TOXODONTIA, a sub-order of extinct South American Tertiary ungulate mammals typified by the genus Toxodon, so named from the bow-like curvature of the molar teeth. They all show signs of distant kinship to the Perissodactyla, as regards both limb-structure and dentition; while some exhibit resemblance to the Rodents and Hyraxes resemblances which, however, are probably to be attributed to parallelism in development.
Under the sub-order Toxodontia may be included not only the typical Toxodon, but the more aberrant Typotherium (fig. l) of the Pleistocene of Buenos Aires and the smaller Pachyrucus and Hegetotherium of the Patagonian Santa Cruz -beds. All the members of the sub-order have tall-crowned and curved cheek-teeth, some or all of which generally have persistent pulps, while at least one pair of incisors in each jaw is rootless. The bodies of the cervical vertebrae have flat articular surfaces, the bones of the two rows of the carpus alternate, and in the tarsus the navicular articulates with the calcaneum, which, as in the Artiodactyla, is articulated to the fibula, while the astragalus, which is slightly grooved above, is formed on the Perissodactyle plan. The number of toes varies between three and five, of which the middle one is the largest, and the femur may or may not have a third trochanter. The Typotheriidae and Pachyrucidae are remarkable among the Ungulates for (After Gervais.)
FIG. I. Skull of Typotherium cristatum, from the Pampas Formation of Buenos Aires. (\ nat. size.)
the retention of clavicles, and for their curious approximation in dentition and certain characters of the skeleton to the Rodentia. The dental formula of Typotherium is i. $, c. $, p. f , m. | ; that of the smaller Patagonian forms differs by the larger number (f) of premolars. The toes were unguiculate rather than ungulate in character, except the hind ones (four in number) of Typotherium. Certain allied Patagonian forms, such as A rgyrohyrax, have been supposed to be related to the Hyraxes.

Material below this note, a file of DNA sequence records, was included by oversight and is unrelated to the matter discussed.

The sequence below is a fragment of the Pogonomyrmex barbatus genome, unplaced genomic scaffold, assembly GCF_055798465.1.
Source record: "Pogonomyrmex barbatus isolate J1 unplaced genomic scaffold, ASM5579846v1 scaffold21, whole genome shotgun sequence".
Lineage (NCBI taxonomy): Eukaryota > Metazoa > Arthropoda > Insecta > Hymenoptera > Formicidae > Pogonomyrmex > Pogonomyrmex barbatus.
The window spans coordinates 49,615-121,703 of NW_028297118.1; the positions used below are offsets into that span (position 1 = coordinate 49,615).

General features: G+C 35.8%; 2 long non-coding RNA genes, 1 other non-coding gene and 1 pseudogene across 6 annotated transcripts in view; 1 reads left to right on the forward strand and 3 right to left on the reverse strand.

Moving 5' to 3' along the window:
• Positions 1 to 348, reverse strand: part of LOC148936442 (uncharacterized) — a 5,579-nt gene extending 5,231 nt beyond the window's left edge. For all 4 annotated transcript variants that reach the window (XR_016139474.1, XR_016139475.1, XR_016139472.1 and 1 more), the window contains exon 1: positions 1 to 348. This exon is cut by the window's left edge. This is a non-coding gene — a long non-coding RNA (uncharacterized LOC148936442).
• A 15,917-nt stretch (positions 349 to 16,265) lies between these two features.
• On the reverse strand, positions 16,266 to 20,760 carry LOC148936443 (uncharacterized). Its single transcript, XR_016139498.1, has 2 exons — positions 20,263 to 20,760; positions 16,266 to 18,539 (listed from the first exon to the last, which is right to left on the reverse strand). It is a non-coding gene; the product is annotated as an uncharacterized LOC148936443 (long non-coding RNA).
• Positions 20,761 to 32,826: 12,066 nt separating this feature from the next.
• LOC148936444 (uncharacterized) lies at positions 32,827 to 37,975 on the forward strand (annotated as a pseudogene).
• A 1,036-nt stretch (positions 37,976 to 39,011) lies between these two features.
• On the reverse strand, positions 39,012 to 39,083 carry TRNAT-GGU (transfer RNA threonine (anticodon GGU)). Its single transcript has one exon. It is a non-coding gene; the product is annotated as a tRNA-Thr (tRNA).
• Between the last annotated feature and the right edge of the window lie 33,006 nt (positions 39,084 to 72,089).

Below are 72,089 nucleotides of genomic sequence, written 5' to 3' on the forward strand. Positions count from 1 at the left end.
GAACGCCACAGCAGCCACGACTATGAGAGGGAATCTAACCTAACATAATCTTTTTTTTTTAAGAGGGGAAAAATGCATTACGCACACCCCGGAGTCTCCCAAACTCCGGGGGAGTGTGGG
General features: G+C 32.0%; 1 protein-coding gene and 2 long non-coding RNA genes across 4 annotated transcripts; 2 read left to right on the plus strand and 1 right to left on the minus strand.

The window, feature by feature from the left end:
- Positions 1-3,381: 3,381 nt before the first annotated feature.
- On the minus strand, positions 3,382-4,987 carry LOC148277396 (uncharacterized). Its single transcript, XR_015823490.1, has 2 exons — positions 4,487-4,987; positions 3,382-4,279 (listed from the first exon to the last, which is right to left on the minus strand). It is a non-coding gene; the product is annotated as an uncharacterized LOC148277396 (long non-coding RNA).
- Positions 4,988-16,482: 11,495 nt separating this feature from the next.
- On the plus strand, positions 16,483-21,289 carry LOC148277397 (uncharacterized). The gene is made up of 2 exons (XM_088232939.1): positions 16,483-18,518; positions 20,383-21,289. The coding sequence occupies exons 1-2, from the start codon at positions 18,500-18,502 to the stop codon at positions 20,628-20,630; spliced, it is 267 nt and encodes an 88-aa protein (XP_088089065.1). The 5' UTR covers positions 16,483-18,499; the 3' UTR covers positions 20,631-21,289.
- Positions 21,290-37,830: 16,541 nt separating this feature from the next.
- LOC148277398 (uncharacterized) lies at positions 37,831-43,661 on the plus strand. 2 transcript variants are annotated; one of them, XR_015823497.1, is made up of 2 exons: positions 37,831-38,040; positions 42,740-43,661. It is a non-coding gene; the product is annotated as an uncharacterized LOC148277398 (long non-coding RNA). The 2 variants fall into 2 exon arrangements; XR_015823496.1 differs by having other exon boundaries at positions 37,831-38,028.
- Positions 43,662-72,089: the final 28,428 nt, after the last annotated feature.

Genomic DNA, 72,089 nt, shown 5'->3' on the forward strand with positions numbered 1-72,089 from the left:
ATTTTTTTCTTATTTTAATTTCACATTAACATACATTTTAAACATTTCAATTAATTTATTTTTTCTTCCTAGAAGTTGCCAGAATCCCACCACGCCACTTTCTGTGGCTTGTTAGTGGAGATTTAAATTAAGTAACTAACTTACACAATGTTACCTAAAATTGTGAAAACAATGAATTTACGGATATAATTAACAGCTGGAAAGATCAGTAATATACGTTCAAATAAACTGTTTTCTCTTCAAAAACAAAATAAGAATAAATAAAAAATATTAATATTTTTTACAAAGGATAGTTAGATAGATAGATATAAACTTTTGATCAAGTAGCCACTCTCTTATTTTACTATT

The Toxodontidae differ from the preceding families by the loss of the clavicles and the reduction of the digits to three in each foot. The typical genus Toxodon is represented by animals the size of a (From British Museum [Nat. His.] Guide to the Fossil Mammalia.)
FIG. 2. Skeleton of the Toxodon (Toxodon platensis). From (About J$ nat. size.)
rhinoceros, of which the entire skeleton is now known (fig. 2). The teeth, of which the formula is i. J, c. } p. |r|, m. f , all grow from persistent pulps; those of the cheek-series are very tall, highly curved, and with a simplified crown-structure. In the older Nesodon, on the other hand, the cheek-teeth are shorter-crowned, and depart less widely from a generalized Perissodactyle type, the total number of teeth being forty-four, and there being scarcely any gap in the series. Very remarkable changes occur in the dentition as age advances, most of the teeth eventually developing roots, although the second pair of incisors in each jaw was rootless. The complete skeleton is not yet known, but it is ascertained that the femur differs from that of Toxodon in the retention of a third trochanter.
Toxodon is typified by T. platensis from the Pampean formation of Buenos Aires. Toxodontotherium and Xotodon are allied but rather older types. Nesodon is from the Santa Cruz beds of Patagonia, the typical N. imbricatus having a skull about a foot in length, but N. ovinus was a smaller animal, about the size of a sheep.
Note - this article incorporates content from Encyclopaedia Britannica, Eleventh Edition, (1910-1911)